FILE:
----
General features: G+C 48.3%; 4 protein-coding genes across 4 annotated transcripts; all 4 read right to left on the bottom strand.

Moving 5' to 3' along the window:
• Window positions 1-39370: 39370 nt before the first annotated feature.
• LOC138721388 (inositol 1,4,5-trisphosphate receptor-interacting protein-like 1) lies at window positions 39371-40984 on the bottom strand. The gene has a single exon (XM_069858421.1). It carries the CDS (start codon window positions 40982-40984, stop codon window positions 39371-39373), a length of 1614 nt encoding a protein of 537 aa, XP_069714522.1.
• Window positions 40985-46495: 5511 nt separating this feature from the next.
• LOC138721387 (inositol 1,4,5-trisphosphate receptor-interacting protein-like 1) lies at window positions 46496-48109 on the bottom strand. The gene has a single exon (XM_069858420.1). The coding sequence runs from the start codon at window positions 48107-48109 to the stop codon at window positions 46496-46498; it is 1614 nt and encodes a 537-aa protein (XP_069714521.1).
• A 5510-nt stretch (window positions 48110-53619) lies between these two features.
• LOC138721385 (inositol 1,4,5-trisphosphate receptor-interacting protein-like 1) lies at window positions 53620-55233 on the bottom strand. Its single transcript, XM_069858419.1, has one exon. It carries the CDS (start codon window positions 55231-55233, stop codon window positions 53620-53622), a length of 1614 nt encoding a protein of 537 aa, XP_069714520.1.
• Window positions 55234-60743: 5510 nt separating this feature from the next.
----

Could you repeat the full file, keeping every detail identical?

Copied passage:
General features: G+C 48.3%; 4 protein-coding genes across 4 annotated transcripts; all 4 read right to left on the bottom strand.

Moving 5' to 3' along the window:
• Window positions 1-39370: 39370 nt before the first annotated feature.
• LOC138721388 (inositol 1,4,5-trisphosphate receptor-interacting protein-like 1) lies at window positions 39371-40984 on the bottom strand. The gene has a single exon (XM_069858421.1). It carries the CDS (start codon window positions 40982-40984, stop codon window positions 39371-39373), a length of 1614 nt encoding a protein of 537 aa, XP_069714522.1.
• Window positions 40985-46495: 5511 nt separating this feature from the next.
• LOC138721387 (inositol 1,4,5-trisphosphate receptor-interacting protein-like 1) lies at window positions 46496-48109 on the bottom strand. The gene has a single exon (XM_069858420.1). The coding sequence runs from the start codon at window positions 48107-48109 to the stop codon at window positions 46496-46498; it is 1614 nt and encodes a 537-aa protein (XP_069714521.1).
• A 5510-nt stretch (window positions 48110-53619) lies between these two features.
• LOC138721385 (inositol 1,4,5-trisphosphate receptor-interacting protein-like 1) lies at window positions 53620-55233 on the bottom strand. Its single transcript, XM_069858419.1, has one exon. It carries the CDS (start codon window positions 55231-55233, stop codon window positions 53620-53622), a length of 1614 nt encoding a protein of 537 aa, XP_069714520.1.
• Window positions 55234-60743: 5510 nt separating this feature from the next.